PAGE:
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Some Pharisees who had become Christians insisted that it wasn’t. It wasn’t enough to believe in Jesus. They insisted that all new Christians needed to follow the Jew-ish laws too. You talk about making things difficult! I don’t want to go in depth about cir-cumcision, but if a man had to be circumcised to join our church today, how attractive would that be? What would that do for outreach? At the same time, these had been God’s commands for his Jewish people. They took God’s Word seriously. You can’t just cut out the parts of God’s Word that you don’t like! So what’s really essential to being a Christian? Can you see how important that question was?

It was such an important question that the early Christians had a big council in Je-rusalem. Three main speakers spoke. The first was Peter. God had given Peter a vision and commanded Peter to go and preach about Jesus to a Gentile named Cornelius. At first, Pe-ter refused. It didn’t seem right! The Gospel was for the Jews! But God commanded him. So Peter went. He preached about Jesus to this Gentile family, and something amazing hap-pened: They believed in Jesus! Peter’s whole thinking changed: “God made no distinction between us and them, for he purified their hearts by faith.” “We believe it is through the grace of our Lord Jesus that we are saved, just as they are.” It’s not the foods you eat or your race that saves you, it’s faith in Jesus and his grace!

Paul got up next. He had just returned from his first of many missionary journeys. He told about all the miraculous things that God had done, even among Gentiles in places like Syria and Turkey. There was silence as everyone listened in amazement. No one ex-pected this! So many people from so many places were coming to faith in Jesus! It makes me think about Africa and China and Vietnam today. As Christianity fades away in America, people in the most unlikely places are thirsting for God’s Word. How are so many people believing? It’s all God. All grace!

Finally, James got up to speak. Do you know who James was? He was Jesus’ brother. Well, half-brother, because Jesus was the son of God. James was the leader of the church in Jerusalem. James took what Peter had said about his vision and what Paul had said about the spread of the Gospel, and he did what Christians must always do. He connected it to God’s Word. He pointed to the Old Testament, to the book of Amos, and he said, “This is what God has always promised. He’s always promised that he wants people from all na-tions—Jews and Gentiles—to be saved.”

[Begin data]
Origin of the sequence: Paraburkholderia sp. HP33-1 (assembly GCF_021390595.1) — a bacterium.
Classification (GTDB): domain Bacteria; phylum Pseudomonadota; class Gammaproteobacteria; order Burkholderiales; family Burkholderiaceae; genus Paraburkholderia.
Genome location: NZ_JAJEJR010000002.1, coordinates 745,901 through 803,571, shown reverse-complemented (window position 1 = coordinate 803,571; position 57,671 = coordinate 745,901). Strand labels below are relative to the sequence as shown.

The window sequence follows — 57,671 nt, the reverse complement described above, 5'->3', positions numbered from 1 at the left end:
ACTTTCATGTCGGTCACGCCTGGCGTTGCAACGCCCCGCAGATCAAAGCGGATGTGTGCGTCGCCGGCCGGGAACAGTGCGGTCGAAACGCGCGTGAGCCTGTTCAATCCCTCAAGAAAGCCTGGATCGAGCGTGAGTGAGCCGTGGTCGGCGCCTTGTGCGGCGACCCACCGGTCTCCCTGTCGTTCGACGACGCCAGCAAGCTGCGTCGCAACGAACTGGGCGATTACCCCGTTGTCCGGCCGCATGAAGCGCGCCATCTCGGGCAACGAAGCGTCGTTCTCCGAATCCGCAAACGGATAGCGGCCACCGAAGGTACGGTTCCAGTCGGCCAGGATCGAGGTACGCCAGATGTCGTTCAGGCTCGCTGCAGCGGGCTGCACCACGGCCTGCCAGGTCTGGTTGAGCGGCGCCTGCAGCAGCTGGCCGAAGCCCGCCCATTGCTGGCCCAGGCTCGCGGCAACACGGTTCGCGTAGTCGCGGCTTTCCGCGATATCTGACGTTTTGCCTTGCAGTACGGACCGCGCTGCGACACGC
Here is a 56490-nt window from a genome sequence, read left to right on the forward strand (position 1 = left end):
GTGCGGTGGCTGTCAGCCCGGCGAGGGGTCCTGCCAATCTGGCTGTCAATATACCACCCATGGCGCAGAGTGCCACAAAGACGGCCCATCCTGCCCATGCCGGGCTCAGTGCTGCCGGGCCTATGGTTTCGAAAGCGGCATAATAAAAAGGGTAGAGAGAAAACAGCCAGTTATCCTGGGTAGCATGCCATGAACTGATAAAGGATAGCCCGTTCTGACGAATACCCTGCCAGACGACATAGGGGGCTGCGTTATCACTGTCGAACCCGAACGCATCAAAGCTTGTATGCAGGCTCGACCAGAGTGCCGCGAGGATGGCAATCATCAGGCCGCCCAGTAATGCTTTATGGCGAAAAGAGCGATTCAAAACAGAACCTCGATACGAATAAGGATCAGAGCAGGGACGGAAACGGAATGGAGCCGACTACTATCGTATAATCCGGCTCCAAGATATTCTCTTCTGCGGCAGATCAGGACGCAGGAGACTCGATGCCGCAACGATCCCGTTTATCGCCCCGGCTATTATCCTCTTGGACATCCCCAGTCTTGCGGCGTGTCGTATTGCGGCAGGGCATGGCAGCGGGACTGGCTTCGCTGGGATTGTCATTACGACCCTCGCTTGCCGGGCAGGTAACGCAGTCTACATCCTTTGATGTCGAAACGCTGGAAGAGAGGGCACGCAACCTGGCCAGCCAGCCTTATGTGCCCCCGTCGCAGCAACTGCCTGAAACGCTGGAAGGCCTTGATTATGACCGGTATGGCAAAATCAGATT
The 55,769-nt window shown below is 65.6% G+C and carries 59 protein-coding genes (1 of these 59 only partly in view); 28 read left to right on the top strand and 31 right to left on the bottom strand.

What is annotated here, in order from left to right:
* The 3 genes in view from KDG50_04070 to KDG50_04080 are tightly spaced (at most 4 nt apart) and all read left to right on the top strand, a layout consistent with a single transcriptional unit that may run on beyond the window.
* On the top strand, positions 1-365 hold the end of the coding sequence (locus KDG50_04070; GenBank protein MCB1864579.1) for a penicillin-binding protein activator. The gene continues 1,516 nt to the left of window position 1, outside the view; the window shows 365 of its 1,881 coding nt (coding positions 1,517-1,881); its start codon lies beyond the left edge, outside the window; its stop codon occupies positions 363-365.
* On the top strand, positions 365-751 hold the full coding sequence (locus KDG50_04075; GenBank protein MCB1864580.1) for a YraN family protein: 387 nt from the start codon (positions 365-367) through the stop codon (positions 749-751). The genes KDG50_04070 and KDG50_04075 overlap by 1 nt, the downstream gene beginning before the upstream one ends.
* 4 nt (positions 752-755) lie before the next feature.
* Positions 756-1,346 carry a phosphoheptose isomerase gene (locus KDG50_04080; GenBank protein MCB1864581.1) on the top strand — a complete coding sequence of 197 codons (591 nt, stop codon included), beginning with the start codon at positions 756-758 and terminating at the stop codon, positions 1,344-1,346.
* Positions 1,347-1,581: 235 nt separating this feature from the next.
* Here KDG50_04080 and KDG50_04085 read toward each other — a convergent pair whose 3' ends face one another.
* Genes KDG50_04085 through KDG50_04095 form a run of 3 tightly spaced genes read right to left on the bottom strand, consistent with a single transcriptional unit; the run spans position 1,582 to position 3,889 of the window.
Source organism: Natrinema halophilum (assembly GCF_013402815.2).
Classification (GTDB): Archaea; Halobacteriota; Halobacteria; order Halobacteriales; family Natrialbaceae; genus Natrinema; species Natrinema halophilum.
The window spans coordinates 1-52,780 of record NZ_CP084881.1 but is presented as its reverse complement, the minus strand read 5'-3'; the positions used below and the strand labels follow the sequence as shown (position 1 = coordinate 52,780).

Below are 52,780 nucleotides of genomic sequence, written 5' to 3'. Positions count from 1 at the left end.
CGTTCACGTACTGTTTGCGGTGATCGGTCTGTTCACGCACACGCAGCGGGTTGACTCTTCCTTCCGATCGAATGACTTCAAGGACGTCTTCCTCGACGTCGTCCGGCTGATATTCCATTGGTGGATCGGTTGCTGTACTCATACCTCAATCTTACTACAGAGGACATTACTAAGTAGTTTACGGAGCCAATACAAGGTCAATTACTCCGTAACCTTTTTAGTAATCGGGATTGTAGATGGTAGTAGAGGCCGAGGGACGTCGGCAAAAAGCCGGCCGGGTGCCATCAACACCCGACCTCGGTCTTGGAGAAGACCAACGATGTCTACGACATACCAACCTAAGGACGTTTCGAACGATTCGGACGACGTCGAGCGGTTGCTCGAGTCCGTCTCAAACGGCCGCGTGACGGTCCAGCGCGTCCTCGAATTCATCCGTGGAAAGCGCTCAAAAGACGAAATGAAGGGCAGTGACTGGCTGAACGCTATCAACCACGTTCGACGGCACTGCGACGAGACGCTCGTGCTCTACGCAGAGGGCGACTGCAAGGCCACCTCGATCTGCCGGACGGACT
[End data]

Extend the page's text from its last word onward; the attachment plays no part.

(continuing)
As God guided these three men, I want you to pay close attention to three verses. Look at verse 9: “He made no distinction between us and them, for he purified their hearts by faith.” There is no difference between Jews and Gentiles, because how are we forgiven and saved? By faith! Now look at verse 10: “Now then, why do you try to test God by putting on the necks of the disciples a yoke that neither we nor our fathers have been able to bear?” If God has decided to save us by faith in Jesus, should we insist that other people follow laws that we ourselves can’t keep? No! Understand? Now look at verse 11: “We believe it is through the grace of our Lord Jesus that we are saved, just as they are.” Grace means no one deserves it. It doesn’t matter who you are! But God gives it anyway. It is by grace you have been saved through faith in Jesus.

Think about these three men. Peter. Remember what he did? He denied Jesus when it mattered most. Paul? The chief of sinners and former persecutor of Christians. James? Do you know what Jesus’ brothers—like James—thought about Jesus? They refused to believe in him until he rose from the dead. So you’ve got the denier, the murderer, and the unbe-liever—now the three leaders of God’s church. What does that tell you? Grace. What’s es-sential? What’s at the heart of being a Christian? It’s not your language or your family his-tory. It’s repenting of your sin and trusting in Jesus’ grace. Peter, Paul, and James—were exhibits A, B, and C of how we’re saved by grace!

So what did the council decide? Here was the verdict: “We should not make it diffi-cult for the Gentiles who are turning to God.” “We should write to them, telling them to ab-stain from food polluted by idols, from sexual immorality, from the meat of strangled animals and from blood.” They settled on four things. No idolatry. No sexual immorality. No stran-gled animals. No blood. What were they asking? First, trust in all of God’s Word, including the parts about no other gods and no sexual sin. Second, be concerned about other people. Those new Christians didn’t need to become Jews, but they needed to understand their Jewish brothers and sisters in Christ and not offend them by eating things like blood. Con-cern for God’s Word and concern for God’s people. This is what it’s all about! Make sense? Since we’re saved by God’s grace, let’s not make it difficult for people turning to God!

So do we? Do we make it difficult? Remember the Texas sheet cake story? It’s easy to be blind to the roadblocks that make it difficult for those who are turning to God. In what ways do we expect people to become like us to be Christians? Do we think, “Other people are welcome, as long as they like getting up early like we do. As long as they have quiet kids. As long as they like organ music. As long as they dress nice….” Do you think peo-ple feel like they have to like a certain kind of music or dress a certain way to be part of our church? Do people out there know more about our traditions or our Savior? What require-ments do we attach to the Gospel? “They are welcome as long as they become like us!” Compare that with, “We should not make it difficult for the people who are turning to God.

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